Paired with the recent decision in Azar v. Allina, the healthcare industry in particular can hope for a greater voice in the regulatory process in the wake of the US Supreme Court’s directives. With Allina’s requirement that all statements of policy or guidance with substantive legal effect must proceed through notice and comment rulemaking, and Kisor’s instructions for greater judicial diligence with respect to interpreting agency rules, the healthcare industry may have increased confidence that the courts can provide a meaningful role in protecting regulated parties from unchecked agency authority. This is of great value in an era of rapidly changing and thoroughly regulated healthcare delivery systems.
In the much anticipated Kisor v. Wilkie decision issued June 26, the Supreme Court reconsidered the administrative law concept of Auer deference—the judicial doctrine that has developed under the Administrative Procedure Act (APA) that generally “deferred to agencies’ reasonable readings of genuinely ambiguous regulations.” 588 U.S. __ (2019). While the Court was unanimous in its determination that the case, involving the US Department of Veterans Affairs’ interpretation of a regulatory term in the disability benefits process, be remanded for further consideration, the Court was not unitary in its rationale. There were enough justices unwilling to expressly topple the precedent established in Auer v. Robbins, 519 U.S. 452 (1997), that the APA review doctrine survived, despite Justice Gorsuch’s passionate plea in his concurrence for its end.
The majority opinion, drafted by Justice Kagan, retained the principle of Auer deference based primarily on a presumption that Congress intends that the more “expert” regulatory agency “play the primary role” in resolving ambiguities in its regulations, rather than a court. Kisor, Opinion at 7 (citing Martin v. Occupational Safety and Health Review Comm’n, 499 U.S. 144 (1991)). The majority was also reticent to dismiss the importance of stare decisis, and did not believe the Auer doctrine had become “unworkable” as a standard or a “doctrinal dinosaur,” thereby giving the Court the justification to toss out its own prior precedent. The Gorsuch concurrence was dismissive of the majority’s rationale, and urged that the APA (as well as the US Constitution) grounded the interpretation of legal texts, including regulations, squarely in the judiciary.
Although where the majority did not reverse Auer, it gave back to courts what may have seemed lost in years of growing agency power, clarifying that “Auer deference is not the answer to every question of interpreting an agency’s rules. Far from it.” Kisor, Opinion at 11. Justice Kagan emphasized that “the possibility of deference” only arises if a regulation is “genuinely ambiguous”—even stressing that “we mean it” when the Court uses such term. Id. To be “genuinely ambiguous” the term must lie beyond a court’s interpretation even after all of the tools of interpretation and construction have been exhausted. This was enough for Justice Kavanaugh to suggest that when applying this test, “the court will almost always reach a conclusion about the best interpretation of the regulation at issue. After doing so, the court will then have no need to adopt or defer to an agency’s contrary interpretation.” Kavanaugh Concurrence at 1.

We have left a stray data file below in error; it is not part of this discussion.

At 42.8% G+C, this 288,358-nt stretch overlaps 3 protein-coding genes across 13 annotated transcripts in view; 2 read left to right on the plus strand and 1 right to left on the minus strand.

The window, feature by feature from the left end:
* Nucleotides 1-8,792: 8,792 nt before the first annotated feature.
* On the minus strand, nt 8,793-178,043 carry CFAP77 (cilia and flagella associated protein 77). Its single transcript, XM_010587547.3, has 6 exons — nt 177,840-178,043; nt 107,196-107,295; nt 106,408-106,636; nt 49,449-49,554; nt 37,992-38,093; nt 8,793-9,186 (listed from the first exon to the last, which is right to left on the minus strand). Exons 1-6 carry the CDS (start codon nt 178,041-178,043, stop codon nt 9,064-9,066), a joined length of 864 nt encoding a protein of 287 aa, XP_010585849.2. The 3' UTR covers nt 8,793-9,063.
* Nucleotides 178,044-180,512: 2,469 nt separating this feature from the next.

Yet, the majority goes a step further to hold that not even all agency constructions of those truly ambiguous rules are entitled to deference. While the court presumes that Congress intended to defer to agencies when they interpret their own ambiguous rules, when “reasons for the presumption do not apply, or countervailing reasons outweigh them, courts should not give deference to an agency’s reading, except to the extent it has the ‘power to persuade.’” Kisor, Opinion at 12 (referencing the standard in Skidmore v. Swift & Co., 323 U.S. 134, 140 (1944)). This opens to question what room exists between Skidmore and Auer review, and draws one to the conclusion Chief Justice Roberts noted in his concurrence: “[T]he distance between the majority and Justice Gorsuch is not as great as it may initially appear.”
The majority attempted to lay some guideposts for courts reviewing agency action in light of this now “cabined” Auer doctrine. To summarize the opinion, (1) the regulatory interpretation under consideration must have been made by the agency itself and an official position rather than a mere ad hoc statement, (2) the agency’s interpretation must be in some way related to the agency’s expertise, and (3) the agency’s reading must reflect “fair and considered judgment” to receive Auer deference.
At the end of the analysis, the majority’s instructions to reviewing courts may be indicative, as Justice Gorsuch suggests, that the Auer “doctrine emerges maimed and enfeebled—in truth, zombified.” Gorsuch Concurrence at 2. Ultimately, the message from the highest court was clear: Courts have a critical role in the interpretation of agency rules, and deference is not an impenetrable shield when challenging executive action.